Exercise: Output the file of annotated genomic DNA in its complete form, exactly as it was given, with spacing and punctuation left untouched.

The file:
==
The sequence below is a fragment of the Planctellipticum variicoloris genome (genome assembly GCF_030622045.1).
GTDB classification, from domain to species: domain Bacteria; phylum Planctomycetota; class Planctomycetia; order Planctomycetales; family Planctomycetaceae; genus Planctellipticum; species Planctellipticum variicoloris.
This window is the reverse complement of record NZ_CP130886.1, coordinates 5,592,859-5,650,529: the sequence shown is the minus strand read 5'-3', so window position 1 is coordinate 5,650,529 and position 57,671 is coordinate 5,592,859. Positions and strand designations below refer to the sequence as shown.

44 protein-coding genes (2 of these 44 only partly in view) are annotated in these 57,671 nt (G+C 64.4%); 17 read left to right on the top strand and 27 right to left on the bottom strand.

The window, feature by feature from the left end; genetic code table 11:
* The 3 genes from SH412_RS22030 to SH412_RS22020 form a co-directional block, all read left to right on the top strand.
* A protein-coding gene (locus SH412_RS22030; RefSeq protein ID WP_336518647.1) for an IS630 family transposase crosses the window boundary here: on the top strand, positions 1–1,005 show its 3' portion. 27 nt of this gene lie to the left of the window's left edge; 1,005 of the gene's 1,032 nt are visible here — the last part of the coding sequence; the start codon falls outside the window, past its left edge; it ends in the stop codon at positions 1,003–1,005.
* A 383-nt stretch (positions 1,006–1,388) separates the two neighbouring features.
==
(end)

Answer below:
The sequence below is a fragment of the Planctellipticum variicoloris genome (genome assembly GCF_030622045.1).
GTDB classification, from domain to species: domain Bacteria; phylum Planctomycetota; class Planctomycetia; order Planctomycetales; family Planctomycetaceae; genus Planctellipticum; species Planctellipticum variicoloris.
This window is the reverse complement of record NZ_CP130886.1, coordinates 5,592,859-5,650,529: the sequence shown is the minus strand read 5'-3', so window position 1 is coordinate 5,650,529 and position 57,671 is coordinate 5,592,859. Positions and strand designations below refer to the sequence as shown.

44 protein-coding genes (2 of these 44 only partly in view) are annotated in these 57,671 nt (G+C 64.4%); 17 read left to right on the top strand and 27 right to left on the bottom strand.

The window, feature by feature from the left end; genetic code table 11:
* The 3 genes from SH412_RS22030 to SH412_RS22020 form a co-directional block, all read left to right on the top strand.
* A protein-coding gene (locus SH412_RS22030; RefSeq protein ID WP_336518647.1) for an IS630 family transposase crosses the window boundary here: on the top strand, positions 1–1,005 show its 3' portion. 27 nt of this gene lie to the left of the window's left edge; 1,005 of the gene's 1,032 nt are visible here — the last part of the coding sequence; the start codon falls outside the window, past its left edge; it ends in the stop codon at positions 1,003–1,005.
* A 383-nt stretch (positions 1,006–1,388) separates the two neighbouring features.